King c.1209-1200 BC.
    Siptah was probably the son of Sethos II and his third wife, Tio, although his parentage is uncertain. The heir apparent—Sethos II's son by *Tewosret—died before his accession, and Siptah became king; as he was still a child, his stepmother *Tewosret and the Chancellor, Bay, acted as his regents. Indeed, Bay was such a powerful courtier that he was able to prepare his own tomb in the Valley of the Kings and to claim, in his inscriptions, that it was he who 'established the king upon the seat of his father.' In a few inscriptions of the reign, Bay is closely associated with Siptah, and it is possible that the courtier was of Syrian origin.
    The exact order of succession is uncertain at this period, and a ruler named Amenmesse may have briefly usurped the throne during Siptah's reign. In Year 3, Siptah (born Ramesses-Siptah) changed his name to Merneptah-Siptah, and this may have been to mark his successful repossession of the throne from Amenmesse. Siptah, however, was dead by Year 6 and, as he had no heir, *Tewosret assumed the rulership of the country as queen regnant. Later generations did not regard Siptah as a legitimate ruler, although the reason for this is unclear. His funerary monuments suffered damage after his death, and in his tomb in the Valley of the Kings, his royal cartouches were excised, while his Theban funerary temple (which had perhaps never been completed) was destroyed.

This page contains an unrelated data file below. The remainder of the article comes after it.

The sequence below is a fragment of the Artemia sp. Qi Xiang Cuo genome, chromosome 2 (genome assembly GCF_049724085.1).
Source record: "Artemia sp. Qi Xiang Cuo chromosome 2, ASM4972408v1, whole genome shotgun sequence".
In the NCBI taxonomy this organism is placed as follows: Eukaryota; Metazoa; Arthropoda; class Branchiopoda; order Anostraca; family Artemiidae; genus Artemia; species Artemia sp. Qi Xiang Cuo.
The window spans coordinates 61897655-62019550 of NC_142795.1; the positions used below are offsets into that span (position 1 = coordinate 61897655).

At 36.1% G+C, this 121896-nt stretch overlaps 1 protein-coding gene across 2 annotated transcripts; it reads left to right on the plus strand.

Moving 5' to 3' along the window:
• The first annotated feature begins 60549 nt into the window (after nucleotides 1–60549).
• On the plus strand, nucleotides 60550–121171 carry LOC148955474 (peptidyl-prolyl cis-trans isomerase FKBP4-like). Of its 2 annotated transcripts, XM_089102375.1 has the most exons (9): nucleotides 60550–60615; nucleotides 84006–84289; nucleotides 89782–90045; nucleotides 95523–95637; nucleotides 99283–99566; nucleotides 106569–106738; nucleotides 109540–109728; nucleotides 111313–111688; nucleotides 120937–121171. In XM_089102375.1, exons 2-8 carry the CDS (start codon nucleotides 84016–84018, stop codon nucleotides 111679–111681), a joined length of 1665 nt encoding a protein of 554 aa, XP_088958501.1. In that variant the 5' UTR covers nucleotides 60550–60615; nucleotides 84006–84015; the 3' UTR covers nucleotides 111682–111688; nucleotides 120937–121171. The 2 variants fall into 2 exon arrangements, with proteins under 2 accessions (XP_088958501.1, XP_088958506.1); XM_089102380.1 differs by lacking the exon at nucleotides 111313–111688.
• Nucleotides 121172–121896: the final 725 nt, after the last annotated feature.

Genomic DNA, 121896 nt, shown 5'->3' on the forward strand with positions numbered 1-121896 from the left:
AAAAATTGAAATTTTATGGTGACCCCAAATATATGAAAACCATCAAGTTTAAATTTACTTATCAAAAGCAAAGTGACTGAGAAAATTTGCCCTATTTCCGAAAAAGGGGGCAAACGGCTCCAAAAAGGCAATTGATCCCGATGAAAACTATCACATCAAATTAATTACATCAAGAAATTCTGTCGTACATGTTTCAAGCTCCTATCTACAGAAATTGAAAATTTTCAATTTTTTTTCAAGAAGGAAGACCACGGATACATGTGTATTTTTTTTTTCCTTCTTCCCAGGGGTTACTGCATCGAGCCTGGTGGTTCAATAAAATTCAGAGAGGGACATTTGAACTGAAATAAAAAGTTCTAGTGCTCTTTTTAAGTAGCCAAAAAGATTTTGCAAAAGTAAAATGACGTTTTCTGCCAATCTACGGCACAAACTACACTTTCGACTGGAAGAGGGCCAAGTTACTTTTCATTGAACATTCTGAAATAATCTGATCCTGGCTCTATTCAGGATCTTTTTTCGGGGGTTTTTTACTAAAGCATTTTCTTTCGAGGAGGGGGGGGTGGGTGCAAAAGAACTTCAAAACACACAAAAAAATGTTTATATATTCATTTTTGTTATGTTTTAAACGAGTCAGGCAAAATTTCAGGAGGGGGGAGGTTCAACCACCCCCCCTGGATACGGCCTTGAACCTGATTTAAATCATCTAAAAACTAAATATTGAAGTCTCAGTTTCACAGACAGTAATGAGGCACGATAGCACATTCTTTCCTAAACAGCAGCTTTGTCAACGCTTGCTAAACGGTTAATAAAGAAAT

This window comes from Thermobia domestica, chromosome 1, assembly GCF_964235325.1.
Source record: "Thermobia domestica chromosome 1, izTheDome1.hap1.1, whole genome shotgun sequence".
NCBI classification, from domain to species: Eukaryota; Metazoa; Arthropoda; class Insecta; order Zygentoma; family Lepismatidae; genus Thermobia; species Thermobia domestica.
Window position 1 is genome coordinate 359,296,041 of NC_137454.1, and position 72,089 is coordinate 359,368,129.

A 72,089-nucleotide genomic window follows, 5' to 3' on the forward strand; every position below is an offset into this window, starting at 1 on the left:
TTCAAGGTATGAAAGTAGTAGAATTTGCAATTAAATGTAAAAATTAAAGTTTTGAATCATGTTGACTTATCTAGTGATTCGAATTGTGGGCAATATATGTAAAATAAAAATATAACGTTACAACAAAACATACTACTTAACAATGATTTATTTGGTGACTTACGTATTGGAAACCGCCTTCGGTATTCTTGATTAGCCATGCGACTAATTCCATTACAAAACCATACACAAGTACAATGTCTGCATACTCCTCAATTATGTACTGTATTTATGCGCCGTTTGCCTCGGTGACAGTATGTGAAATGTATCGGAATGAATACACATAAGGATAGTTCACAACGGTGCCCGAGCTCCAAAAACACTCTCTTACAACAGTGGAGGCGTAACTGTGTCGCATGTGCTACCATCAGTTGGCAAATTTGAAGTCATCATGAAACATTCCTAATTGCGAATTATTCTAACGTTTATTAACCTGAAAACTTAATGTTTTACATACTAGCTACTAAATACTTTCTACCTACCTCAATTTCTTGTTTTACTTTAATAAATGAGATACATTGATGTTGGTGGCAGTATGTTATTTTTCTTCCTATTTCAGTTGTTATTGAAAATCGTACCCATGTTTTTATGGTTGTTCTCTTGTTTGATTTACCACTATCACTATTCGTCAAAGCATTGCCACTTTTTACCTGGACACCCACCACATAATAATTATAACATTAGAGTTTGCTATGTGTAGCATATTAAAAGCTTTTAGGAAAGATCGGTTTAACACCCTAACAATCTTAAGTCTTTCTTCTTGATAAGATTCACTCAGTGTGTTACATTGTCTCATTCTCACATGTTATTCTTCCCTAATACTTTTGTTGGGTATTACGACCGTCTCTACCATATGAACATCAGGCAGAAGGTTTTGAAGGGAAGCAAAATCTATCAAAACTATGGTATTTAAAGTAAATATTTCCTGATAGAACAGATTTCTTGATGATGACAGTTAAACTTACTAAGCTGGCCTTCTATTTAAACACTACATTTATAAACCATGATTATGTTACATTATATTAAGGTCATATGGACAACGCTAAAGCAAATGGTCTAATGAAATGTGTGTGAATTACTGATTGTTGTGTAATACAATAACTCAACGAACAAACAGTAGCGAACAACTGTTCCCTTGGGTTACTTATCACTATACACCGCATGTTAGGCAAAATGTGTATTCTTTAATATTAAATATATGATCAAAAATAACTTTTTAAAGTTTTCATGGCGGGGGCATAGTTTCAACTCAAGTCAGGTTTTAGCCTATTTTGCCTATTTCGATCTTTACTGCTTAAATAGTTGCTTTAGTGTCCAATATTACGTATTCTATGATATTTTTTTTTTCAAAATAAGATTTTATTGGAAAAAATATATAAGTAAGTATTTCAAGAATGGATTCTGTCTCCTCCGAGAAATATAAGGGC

BIBL. Aldred, C. The parentage of King Siptah. JEA 49 (1963) pp. 41 ff.; Von Beckerath, J. Queen Tewosre as guardian of Siptah. JEA 48 (1962) pp. 70 ff.; Gardiner, A.H. Only one King Siptah and Twosre not his wife . JEA 44 (1958) pp. 12 ff.
Biographical Dictionary of Ancient Egypt by Rosalie and Antony E. David
* * *
(reigned c. 1196–1190 BC)
   Throne name Akhenre. Probably son of Sety II of Dynasty 19. He was proclaimed king with the help of Bay when he was still a child, but he died after a short reign. His mummy reveals that he suffered from a clubfoot. Nothing is known of the internal politics of his reign, but it has recently been revealed that Bay was executed in 1189 BC, presumably after a power struggle at court. The king died the next year. He was succeeded by his probable stepmother, Tewosret. He was buried in tomb KV47 in the Valley of the Kings, discovered in 1905, and his body was recovered from the royal cachein the tomb ofAmenhotep IIin 1898. His mortuary temple at Thebes has not been preserved, but foundation deposits have been recovered. The site was excavated by Flinders Petrie in 1896.
Historical Dictionary Of Ancient Egypt by Morris L. Bierbrier

Ancient Egypt. A Reference Guide. . 2011.

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